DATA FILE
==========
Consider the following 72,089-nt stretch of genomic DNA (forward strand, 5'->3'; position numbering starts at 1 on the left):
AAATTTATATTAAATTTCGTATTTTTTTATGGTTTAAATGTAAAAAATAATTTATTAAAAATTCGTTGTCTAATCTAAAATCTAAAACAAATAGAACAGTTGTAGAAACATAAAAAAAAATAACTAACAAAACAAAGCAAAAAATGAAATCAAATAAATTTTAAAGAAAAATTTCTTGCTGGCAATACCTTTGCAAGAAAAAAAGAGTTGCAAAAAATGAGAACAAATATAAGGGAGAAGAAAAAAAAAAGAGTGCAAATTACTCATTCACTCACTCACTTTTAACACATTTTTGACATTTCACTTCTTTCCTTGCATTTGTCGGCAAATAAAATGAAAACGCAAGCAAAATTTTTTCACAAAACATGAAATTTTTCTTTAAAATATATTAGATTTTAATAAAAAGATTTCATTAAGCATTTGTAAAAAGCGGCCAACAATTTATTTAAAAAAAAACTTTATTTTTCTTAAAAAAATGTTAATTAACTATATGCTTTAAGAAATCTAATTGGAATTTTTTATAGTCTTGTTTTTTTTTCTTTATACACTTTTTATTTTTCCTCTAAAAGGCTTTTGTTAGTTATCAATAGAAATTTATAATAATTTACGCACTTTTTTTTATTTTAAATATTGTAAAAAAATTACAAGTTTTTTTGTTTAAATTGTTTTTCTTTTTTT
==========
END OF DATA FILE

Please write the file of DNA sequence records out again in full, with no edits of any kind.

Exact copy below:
Consider the following 72,089-nt stretch of genomic DNA (forward strand, 5'->3'; position numbering starts at 1 on the left):
AAATTTATATTAAATTTCGTATTTTTTTATGGTTTAAATGTAAAAAATAATTTATTAAAAATTCGTTGTCTAATCTAAAATCTAAAACAAATAGAACAGTTGTAGAAACATAAAAAAAAATAACTAACAAAACAAAGCAAAAAATGAAATCAAATAAATTTTAAAGAAAAATTTCTTGCTGGCAATACCTTTGCAAGAAAAAAAGAGTTGCAAAAAATGAGAACAAATATAAGGGAGAAGAAAAAAAAAAGAGTGCAAATTACTCATTCACTCACTCACTTTTAACACATTTTTGACATTTCACTTCTTTCCTTGCATTTGTCGGCAAATAAAATGAAAACGCAAGCAAAATTTTTTCACAAAACATGAAATTTTTCTTTAAAATATATTAGATTTTAATAAAAAGATTTCATTAAGCATTTGTAAAAAGCGGCCAACAATTTATTTAAAAAAAAACTTTATTTTTCTTAAAAAAATGTTAATTAACTATATGCTTTAAGAAATCTAATTGGAATTTTTTATAGTCTTGTTTTTTTTTCTTTATACACTTTTTATTTTTCCTCTAAAAGGCTTTTGTTAGTTATCAATAGAAATTTATAATAATTTACGCACTTTTTTTTATTTTAAATATTGTAAAAAAATTACAAGTTTTTTTGTTTAAATTGTTTTTCTTTTTTT